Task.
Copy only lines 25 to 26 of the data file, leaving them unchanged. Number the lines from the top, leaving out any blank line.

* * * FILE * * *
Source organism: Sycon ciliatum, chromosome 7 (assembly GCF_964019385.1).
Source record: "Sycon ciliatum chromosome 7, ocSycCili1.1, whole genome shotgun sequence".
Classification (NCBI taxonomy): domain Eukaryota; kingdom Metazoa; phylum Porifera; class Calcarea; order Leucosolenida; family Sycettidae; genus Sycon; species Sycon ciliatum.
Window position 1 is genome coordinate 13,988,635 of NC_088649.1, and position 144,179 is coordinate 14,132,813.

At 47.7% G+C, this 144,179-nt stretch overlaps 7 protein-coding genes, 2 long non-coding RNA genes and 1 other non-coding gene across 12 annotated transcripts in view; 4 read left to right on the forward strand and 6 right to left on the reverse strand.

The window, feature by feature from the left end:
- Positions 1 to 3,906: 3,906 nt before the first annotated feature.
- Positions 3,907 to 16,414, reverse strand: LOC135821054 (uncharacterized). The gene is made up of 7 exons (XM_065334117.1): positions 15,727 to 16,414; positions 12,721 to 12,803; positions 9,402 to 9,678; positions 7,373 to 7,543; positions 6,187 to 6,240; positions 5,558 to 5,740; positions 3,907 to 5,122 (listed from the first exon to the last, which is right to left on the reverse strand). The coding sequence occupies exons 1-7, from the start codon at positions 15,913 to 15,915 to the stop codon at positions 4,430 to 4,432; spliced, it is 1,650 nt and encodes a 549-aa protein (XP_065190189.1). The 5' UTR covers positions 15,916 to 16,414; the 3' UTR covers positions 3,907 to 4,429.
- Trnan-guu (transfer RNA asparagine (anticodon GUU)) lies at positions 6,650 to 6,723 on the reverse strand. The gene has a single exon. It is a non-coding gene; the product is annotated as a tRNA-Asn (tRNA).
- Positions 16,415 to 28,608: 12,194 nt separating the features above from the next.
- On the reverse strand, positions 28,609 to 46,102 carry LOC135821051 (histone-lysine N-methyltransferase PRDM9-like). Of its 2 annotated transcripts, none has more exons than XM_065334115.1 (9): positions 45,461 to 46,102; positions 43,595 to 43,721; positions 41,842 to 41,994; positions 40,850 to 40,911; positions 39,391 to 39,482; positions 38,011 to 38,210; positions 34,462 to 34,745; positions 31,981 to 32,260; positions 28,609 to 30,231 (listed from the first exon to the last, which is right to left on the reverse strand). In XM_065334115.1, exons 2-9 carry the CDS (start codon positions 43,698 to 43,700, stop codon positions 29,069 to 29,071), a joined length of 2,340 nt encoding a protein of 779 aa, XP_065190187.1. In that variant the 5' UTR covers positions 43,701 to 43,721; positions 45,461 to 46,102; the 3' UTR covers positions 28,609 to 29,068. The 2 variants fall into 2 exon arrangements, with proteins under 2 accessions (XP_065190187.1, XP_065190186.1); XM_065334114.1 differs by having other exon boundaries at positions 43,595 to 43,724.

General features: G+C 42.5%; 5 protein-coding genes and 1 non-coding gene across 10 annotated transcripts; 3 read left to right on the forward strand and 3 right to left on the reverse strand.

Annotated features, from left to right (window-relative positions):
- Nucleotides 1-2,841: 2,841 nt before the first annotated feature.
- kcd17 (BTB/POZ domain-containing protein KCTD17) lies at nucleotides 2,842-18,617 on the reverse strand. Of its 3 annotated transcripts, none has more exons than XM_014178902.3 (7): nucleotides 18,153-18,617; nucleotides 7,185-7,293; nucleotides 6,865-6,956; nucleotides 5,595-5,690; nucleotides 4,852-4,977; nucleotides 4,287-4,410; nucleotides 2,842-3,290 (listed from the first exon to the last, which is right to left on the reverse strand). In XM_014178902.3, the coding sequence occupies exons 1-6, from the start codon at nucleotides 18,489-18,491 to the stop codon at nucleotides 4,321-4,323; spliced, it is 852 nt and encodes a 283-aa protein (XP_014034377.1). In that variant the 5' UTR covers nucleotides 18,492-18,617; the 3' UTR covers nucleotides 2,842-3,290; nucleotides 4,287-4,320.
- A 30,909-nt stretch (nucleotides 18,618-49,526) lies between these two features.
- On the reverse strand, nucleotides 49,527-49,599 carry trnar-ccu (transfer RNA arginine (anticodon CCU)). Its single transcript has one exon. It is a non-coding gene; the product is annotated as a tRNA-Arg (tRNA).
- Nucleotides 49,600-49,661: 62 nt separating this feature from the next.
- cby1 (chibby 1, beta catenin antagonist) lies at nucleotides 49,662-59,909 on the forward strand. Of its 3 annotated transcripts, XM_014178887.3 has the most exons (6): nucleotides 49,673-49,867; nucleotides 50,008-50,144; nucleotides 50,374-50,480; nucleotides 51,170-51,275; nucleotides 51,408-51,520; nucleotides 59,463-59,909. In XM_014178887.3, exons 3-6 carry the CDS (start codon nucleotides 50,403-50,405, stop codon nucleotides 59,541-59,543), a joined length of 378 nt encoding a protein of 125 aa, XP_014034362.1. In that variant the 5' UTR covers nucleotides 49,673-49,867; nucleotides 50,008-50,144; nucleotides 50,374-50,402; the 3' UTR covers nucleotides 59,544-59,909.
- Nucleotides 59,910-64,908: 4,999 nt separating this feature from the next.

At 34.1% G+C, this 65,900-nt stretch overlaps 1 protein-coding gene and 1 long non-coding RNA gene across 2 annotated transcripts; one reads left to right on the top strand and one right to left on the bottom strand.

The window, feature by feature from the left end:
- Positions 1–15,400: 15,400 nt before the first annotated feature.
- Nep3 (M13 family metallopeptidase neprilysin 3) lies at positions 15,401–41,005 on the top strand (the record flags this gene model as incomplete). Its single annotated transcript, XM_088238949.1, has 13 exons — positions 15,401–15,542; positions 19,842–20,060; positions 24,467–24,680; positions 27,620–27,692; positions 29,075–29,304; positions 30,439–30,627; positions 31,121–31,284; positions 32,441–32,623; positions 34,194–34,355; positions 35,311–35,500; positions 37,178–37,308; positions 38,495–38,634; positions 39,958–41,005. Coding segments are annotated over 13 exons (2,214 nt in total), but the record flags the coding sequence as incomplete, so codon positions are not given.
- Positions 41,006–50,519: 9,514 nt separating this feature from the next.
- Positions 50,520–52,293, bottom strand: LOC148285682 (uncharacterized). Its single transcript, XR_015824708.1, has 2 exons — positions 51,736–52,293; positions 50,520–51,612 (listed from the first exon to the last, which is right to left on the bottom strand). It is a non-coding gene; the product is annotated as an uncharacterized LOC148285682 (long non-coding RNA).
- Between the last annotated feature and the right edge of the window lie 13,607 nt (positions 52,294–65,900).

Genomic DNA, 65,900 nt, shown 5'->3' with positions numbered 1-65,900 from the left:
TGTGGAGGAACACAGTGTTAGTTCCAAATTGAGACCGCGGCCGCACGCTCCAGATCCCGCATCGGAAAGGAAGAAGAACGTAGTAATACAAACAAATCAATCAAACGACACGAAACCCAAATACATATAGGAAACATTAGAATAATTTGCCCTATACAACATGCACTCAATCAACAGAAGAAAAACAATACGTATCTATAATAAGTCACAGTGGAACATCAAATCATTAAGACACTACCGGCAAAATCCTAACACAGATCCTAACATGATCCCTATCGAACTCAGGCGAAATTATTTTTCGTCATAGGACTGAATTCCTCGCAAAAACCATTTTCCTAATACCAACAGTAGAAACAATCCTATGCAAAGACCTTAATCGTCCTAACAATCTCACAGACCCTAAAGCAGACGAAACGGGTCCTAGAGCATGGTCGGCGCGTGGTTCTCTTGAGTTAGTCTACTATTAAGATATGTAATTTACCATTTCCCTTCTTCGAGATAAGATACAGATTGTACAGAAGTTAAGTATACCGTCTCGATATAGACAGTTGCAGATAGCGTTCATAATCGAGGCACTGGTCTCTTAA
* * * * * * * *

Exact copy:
- Positions 41,006–50,519: 9,514 nt separating this feature from the next.
- Positions 50,520–52,293, bottom strand: LOC148285682 (uncharacterized). Its single transcript, XR_015824708.1, has 2 exons — positions 51,736–52,293; positions 50,520–51,612 (listed from the first exon to the last, which is right to left on the bottom strand). It is a non-coding gene; the product is annotated as an uncharacterized LOC148285682 (long non-coding RNA).